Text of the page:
So as we observe Independence Day, take just a moment to reflect on your own independence. Be proud of the things that you have learned how to do and enjoy the confidence boost you have experienced as a result. Take pride in the fact that although you are in a place that you never asked or expected to be, you are still perfectly capable of taking care of you and your household; whether that "household" is just you, you and children or you and your pets. Not only that, you are also learning new things, embracing new experiences and moving forward into a life that you can love once again. You are finding a way, you are making a way…you are getting it done!


…and if you are ever in Southern California, I will be happy to show you the air filter that I installed in our air conditioning unit.


Wishing you a safe and peaceful July 4th holiday.


Grief is not measured by clocks or calendars.
Grief is not measured by propinquity or geography.
Grief is not defined by blood, family trees or lack thereof.
Grief is not a competition as to who is hurting worse.



Grief is not a privilege;
only to be granted to those deemed “worthy” of grieving.
Grief is not hierarchical.
Grief cannot be quantified, nor need it be justified.


Grief is measured by one thing and one thing only…



Grief is measured by love.
Love's heights and its depths.
Its give-and-take.
Its inexplicability...and its perfect sense.


Grief is measured by love.
It is our way of reconciling the knowledge that
while life will never again be the same,
we will strive to go on…
Without knowing exactly how that will happen.
Or what life will look like
Beyond the misty veil of tears.


Grief is measured by love.
It is knowing why we must go on,
while figuring out how to go on…
One hour at a time.


Grief is measured by love.
The love that we gave to another.
The love that was returned in kind,
The myriad memories created and celebrated,
and the forever imprint left on our hearts and in our souls,
when we bade one another good-bye.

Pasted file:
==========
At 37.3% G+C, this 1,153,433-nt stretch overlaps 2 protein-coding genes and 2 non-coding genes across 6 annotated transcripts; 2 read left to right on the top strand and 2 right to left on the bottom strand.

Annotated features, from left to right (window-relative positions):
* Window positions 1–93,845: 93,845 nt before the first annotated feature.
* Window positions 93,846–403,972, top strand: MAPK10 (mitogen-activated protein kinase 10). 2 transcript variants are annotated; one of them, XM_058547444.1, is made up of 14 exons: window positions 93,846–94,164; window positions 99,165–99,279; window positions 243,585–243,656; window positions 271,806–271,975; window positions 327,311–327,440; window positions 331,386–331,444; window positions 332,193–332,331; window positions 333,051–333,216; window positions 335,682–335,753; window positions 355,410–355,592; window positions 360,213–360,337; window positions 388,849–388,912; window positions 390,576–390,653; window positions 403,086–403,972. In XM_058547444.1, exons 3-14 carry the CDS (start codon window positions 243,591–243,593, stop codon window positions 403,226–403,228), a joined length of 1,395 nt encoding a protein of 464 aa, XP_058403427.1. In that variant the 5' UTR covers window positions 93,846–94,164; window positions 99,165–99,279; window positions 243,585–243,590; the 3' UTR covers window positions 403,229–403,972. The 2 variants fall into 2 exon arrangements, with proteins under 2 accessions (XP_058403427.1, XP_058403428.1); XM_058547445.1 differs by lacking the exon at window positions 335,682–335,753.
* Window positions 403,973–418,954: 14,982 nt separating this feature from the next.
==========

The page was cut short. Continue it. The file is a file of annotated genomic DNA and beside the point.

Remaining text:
Grief is measured by love,
And love is the only measurement that matters.




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Included below are resources that you may find helpful in pursuing your healing journey.*** 




*National Suicide Prevention Lifeline: (800) 273-8255. Help is available by telephone twenty-four hours a day; seven days a week. www.suicidepreventionlifeline.org 


* Alcoholics Anonymous:  www.aa.org


* Narcotics Anonymous:  www.na.org


* National Eating Disorders Association: (800) 931-2237 www.nationaleatingdisorders.org.


* Gamblers Anonymous: www.gamblersanonymous.org


* Debtors Anonymous (compulsive shopping / spending): www.debtorsanonymous.org 


* Sexual Compulsives Anonymous (SCA): www.sca-recovery.org.  


* Mental Health America (“Cutting” or other means of self-harm): www.mentalhealthamerica.net




* The American Widow Project: www.americanwidowproject.org:


* TAPS (Tragedy Assistance Program for Survivors) www.taps.org 


* Soaring Spirits Loss Foundation at www.sslf.org and www.campwidow.org


* Social Security Administration www.ssa.gov


* Department of Veterans Affairs (for military widowed and surviving family members): www.va.gov


***Please note that no suggestion and/or recommendation is meant to replace expert medical or legal assistance.  Carole Brody Fleet, her representatives and / or employees or assigns do not receive any remuneration whatsoever for any recommendations made herein.